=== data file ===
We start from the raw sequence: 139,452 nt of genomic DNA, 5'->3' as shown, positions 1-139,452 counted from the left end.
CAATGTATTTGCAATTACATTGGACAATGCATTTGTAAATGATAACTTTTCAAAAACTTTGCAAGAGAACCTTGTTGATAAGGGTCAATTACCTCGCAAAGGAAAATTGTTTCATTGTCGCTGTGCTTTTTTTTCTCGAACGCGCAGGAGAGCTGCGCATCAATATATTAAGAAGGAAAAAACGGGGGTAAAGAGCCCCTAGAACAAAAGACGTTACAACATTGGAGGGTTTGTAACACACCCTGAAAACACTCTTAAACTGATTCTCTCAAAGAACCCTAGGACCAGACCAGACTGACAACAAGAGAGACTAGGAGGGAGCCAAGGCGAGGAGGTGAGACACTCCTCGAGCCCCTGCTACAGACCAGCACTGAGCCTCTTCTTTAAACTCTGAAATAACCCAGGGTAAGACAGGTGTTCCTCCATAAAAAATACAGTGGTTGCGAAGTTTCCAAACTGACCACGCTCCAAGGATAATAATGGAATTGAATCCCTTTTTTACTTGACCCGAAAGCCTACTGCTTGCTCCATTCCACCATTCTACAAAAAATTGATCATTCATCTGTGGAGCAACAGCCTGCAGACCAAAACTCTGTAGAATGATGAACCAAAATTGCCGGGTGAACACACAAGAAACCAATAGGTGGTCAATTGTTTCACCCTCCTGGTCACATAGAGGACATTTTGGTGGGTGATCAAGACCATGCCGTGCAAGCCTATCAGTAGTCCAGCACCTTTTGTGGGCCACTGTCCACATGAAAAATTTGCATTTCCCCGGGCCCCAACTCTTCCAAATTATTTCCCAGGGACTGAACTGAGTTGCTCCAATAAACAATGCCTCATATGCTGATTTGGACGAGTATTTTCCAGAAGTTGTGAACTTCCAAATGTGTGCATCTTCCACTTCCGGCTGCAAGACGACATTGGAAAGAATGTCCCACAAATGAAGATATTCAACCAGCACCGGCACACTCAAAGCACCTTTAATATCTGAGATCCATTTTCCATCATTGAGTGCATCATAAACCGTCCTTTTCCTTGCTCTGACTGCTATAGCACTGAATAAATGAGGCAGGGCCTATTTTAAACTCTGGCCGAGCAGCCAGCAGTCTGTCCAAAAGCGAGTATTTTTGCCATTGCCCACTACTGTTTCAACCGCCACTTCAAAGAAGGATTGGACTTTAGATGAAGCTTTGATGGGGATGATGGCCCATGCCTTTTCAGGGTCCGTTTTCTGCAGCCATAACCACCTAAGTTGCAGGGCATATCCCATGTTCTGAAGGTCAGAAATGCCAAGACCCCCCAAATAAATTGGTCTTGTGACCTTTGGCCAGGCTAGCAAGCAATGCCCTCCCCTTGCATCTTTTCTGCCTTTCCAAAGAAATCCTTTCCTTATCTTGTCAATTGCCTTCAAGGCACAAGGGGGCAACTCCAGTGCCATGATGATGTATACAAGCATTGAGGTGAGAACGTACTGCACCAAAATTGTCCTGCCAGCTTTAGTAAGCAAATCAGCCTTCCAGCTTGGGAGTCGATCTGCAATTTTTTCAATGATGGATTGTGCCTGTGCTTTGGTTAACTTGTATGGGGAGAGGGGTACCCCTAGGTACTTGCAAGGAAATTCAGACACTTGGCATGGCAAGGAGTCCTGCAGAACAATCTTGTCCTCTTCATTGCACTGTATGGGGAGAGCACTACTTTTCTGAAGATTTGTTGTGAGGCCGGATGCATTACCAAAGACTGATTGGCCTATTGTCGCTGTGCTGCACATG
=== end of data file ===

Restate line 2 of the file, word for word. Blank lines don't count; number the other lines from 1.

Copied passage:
CAATGTATTTGCAATTACATTGGACAATGCATTTGTAAATGATAACTTTTCAAAAACTTTGCAAGAGAACCTTGTTGATAAGGGTCAATTACCTCGCAAAGGAAAATTGTTTCATTGTCGCTGTGCTTTTTTTTCTCGAACGCGCAGGAGAGCTGCGCATCAATATATTAAGAAGGAAAAAACGGGGGTAAAGAGCCCCTAGAACAAAAGACGTTACAACATTGGAGGGTTTGTAACACACCCTGAAAACACTCTTAAACTGATTCTCTCAAAGAACCCTAGGACCAGACCAGACTGACAACAAGAGAGACTAGGAGGGAGCCAAGGCGAGGAGGTGAGACACTCCTCGAGCCCCTGCTACAGACCAGCACTGAGCCTCTTCTTTAAACTCTGAAATAACCCAGGGTAAGACAGGTGTTCCTCCATAAAAAATACAGTGGTTGCGAAGTTTCCAAACTGACCACGCTCCAAGGATAATAATGGAATTGAATCCCTTTTTTACTTGACCCGAAAGCCTACTGCTTGCTCCATTCCACCATTCTACAAAAAATTGATCATTCATCTGTGGAGCAACAGCCTGCAGACCAAAACTCTGTAGAATGATGAACCAAAATTGCCGGGTGAACACACAAGAAACCAATAGGTGGTCAATTGTTTCACCCTCCTGGTCACATAGAGGACATTTTGGTGGGTGATCAAGACCATGCCGTGCAAGCCTATCAGTAGTCCAGCACCTTTTGTGGGCCACTGTCCACATGAAAAATTTGCATTTCCCCGGGCCCCAACTCTTCCAAATTATTTCCCAGGGACTGAACTGAGTTGCTCCAATAAACAATGCCTCATATGCTGATTTGGACGAGTATTTTCCAGAAGTTGTGAACTTCCAAATGTGTGCATCTTCCACTTCCGGCTGCAAGACGACATTGGAAAGAATGTCCCACAAATGAAGATATTCAACCAGCACCGGCACACTCAAAGCACCTTTAATATCTGAGATCCATTTTCCATCATTGAGTGCATCATAAACCGTCCTTTTCCTTGCTCTGACTGCTATAGCACTGAATAAATGAGGCAGGGCCTATTTTAAACTCTGGCCGAGCAGCCAGCAGTCTGTCCAAAAGCGAGTATTTTTGCCATTGCCCACTACTGTTTCAACCGCCACTTCAAAGAAGGATTGGACTTTAGATGAAGCTTTGATGGGGATGATGGCCCATGCCTTTTCAGGGTCCGTTTTCTGCAGCCATAACCACCTAAGTTGCAGGGCATATCCCATGTTCTGAAGGTCAGAAATGCCAAGACCCCCCAAATAAATTGGTCTTGTGACCTTTGGCCAGGCTAGCAAGCAATGCCCTCCCCTTGCATCTTTTCTGCCTTTCCAAAGAAATCCTTTCCTTATCTTGTCAATTGCCTTCAAGGCACAAGGGGGCAACTCCAGTGCCATGATGATGTATACAAGCATTGAGGTGAGAACGTACTGCACCAAAATTGTCCTGCCAGCTTTAGTAAGCAAATCAGCCTTCCAGCTTGGGAGTCGATCTGCAATTTTTTCAATGATGGATTGTGCCTGTGCTTTGGTTAACTTGTATGGGGAGAGGGGTACCCCTAGGTACTTGCAAGGAAATTCAGACACTTGGCATGGCAAGGAGTCCTGCAGAACAATCTTGTCCTCTTCATTGCACTGTATGGGGAGAGCACTACTTTTCTGAAGATTTGTTGTGAGGCCGGATGCATTACCAAAGACTGATTGGCCTATTGTCGCTGTGCTGCACATG